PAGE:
Guillain-Barre syndrome related to COVID-19: muscle and nerve biopsy findings
Keywords:COVID-19, Peripheral nervous system, biopsies, Guillain-Barré Syndrome
Background: The involvement of the peripheral nervous system (PNS) in COVID-19 is rare and, to date, morphological aspects from muscle and nerve biopsies have not been reported. Here, we describe a case of Guillain-Barré Syndrome (GBS) related to COVID-19 and demonstrate findings from peripheral nerve and skeletal muscle biopsies.
A 79-year-old man presented with progressive weakness in both legs over one-week, evolving to both arms and urinary retention within 6 days. Four days earlier, he had a cough, febrile sensation and mild respiratory discomfort. On admission, his was afebrile, and without respiratory distress. A neurological examination disclosed asymmetric proximal weakness, diminished reflexes and no sensitive abnormalities. Three days later, the patient presented with bilateral facial weakness and proximal muscle strength worsened. Deep tendon reflexes and plantar responses were absent. Both superficial and profound sensitivity were decreased. From this point, oxygen saturation worsened, and the patient was placed on mechanical ventilation. CSF testing revealed one cell and protein 185 mg/dl. A chest CT showed the presence of ground-glass opacities and RT-PCR for SARS-CoV-2 was positive. The muscle biopsy revealed moderate neuromyopathic findings with positive expression for MHC-class I, C5b9, CD8 and CD68. The nerve biopsy showed inflammatory infiltrates predominantly with endoneurial compound formed by CD45 and CD68. The patient was treated with Oseltamivir for 9 days followed by IVIG for 5 days and died three days later of septic shock.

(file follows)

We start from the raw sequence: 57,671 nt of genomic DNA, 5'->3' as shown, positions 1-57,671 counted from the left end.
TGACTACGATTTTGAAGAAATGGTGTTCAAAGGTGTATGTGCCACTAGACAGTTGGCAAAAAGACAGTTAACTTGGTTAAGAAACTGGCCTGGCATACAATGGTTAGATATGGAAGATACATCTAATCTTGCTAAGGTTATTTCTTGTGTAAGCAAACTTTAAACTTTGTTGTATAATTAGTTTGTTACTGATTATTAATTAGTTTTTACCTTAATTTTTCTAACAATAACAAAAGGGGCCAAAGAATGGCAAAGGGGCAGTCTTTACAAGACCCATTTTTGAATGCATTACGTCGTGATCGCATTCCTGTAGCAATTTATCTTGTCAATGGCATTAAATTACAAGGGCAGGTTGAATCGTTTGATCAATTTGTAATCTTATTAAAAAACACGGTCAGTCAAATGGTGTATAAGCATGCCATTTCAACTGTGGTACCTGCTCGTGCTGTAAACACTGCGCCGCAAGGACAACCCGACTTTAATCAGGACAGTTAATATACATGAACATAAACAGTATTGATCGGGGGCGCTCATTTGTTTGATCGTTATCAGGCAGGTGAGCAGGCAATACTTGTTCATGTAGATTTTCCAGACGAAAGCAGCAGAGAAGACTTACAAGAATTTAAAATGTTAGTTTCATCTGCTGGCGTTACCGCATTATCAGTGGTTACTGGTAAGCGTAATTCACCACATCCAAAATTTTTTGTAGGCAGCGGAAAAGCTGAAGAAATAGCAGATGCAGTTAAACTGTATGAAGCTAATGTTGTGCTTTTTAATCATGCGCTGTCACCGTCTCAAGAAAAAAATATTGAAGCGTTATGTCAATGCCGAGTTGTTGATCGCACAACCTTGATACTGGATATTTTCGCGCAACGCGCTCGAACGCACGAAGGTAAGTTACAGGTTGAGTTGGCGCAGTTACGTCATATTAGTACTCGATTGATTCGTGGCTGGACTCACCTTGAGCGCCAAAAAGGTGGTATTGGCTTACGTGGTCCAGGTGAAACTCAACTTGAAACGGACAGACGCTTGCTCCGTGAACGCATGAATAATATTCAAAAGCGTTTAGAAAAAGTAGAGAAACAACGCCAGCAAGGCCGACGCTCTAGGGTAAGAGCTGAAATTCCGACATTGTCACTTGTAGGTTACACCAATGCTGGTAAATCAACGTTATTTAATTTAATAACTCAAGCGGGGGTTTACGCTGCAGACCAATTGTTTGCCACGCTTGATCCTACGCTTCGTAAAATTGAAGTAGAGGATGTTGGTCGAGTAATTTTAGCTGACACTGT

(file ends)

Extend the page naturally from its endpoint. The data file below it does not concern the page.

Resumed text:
Discussion: This is the first documented case of GBS associated with COVID-19 with a muscle and nerve anatomopathological study. A systematic review about neurological complications caused by COVID-19 described 11 patients with GBS. The morphological features reported in our patient showed signs of involvement of the immune system, suggesting that direct viral invasion could have played a role in the pathogenesis of peripheral nerve injury.
Hereafter, further research will be necessary to understand the triggers for these cells migrating into the peripheral nerve.
Ahmad I, Rathore FA. Neurological manifestations and complications of COVID-19: A literature review. J Clin Neurosci. 2020; S0967-5868(20)31078-X. doi: 10.1016/j.jocn.2020.05.017
Suh J, Mukerji SS, Collens SI, Padera RF Jr, Pinkus GS, Amato AA, Solomon IH. Skeletal Muscle and Peripheral Nerve Histopathology in COVID-19. Neurology. 2021 Aug 24;97(8):e849-e858. doi: 10.1212/WNL.0000000000012344. Epub 2021 Jun 7. PMID: 34099523.
Aschman T, Schneider J, Greuel S, Meinhardt J, Streit S, Goebel HH, Büttnerova I, Elezkurtaj S, Scheibe F, Radke J, Meisel C, Drosten C, Radbruch H, Heppner FL, Corman VM, Stenzel W. Association Between SARS-CoV-2 Infection and Immune-Mediated Myopathy in Patients Who Have Died. JAMA Neurol. 2021 Aug 1;78(8):948-960. doi: 10.1001/jamaneurol.2021.2004. PMID: 34115106.
Mao L, Jin H, Wang M, et al. Neurologic Manifestations of Hospitalized Patients with Coronavirus Disease 2019 in Wuhan, China [published online ahead of print, 2020 Apr 10]. JAMA Neurol. 2020; e201127. doi:10.1001/jamaneurol.2020.1127
Munhoz RP, Pedroso JP, Nascimento FA et al. Neurological complications in patients with SARS-CoV-2 infection: a systematic review. Arq Neuropsiquiatr: 2020; 1-11; https://doi.org/10.1590/0004-282X20200051
Rothan HA, Byrareddy SN. The epidemiology and pathogenesis of coronavirus disease (COVID-19) outbreak. J Autoimmun. 2020; 109:102433. doi: 10.1016/j.jaut.2020.102433.
Iwasaki A, Medzhitov R. Control of adaptive immunity by the innate immune system. Nat Immunol. 2015;16(4):343-353. doi:10.1038/ni.3123
Robinson-Papp J, Simpson DM. Neuromuscular diseases associated with HIV-1 infection. Muscle Nerve. 2009;40(6):1043-1053. Doi:10.1002/mus.21465.
Copyright (c) 2021 Souza DCL, Guimarães RB, Carvalho AAS
This work is licensed under a Creative Commons Attribution 4.0 International License.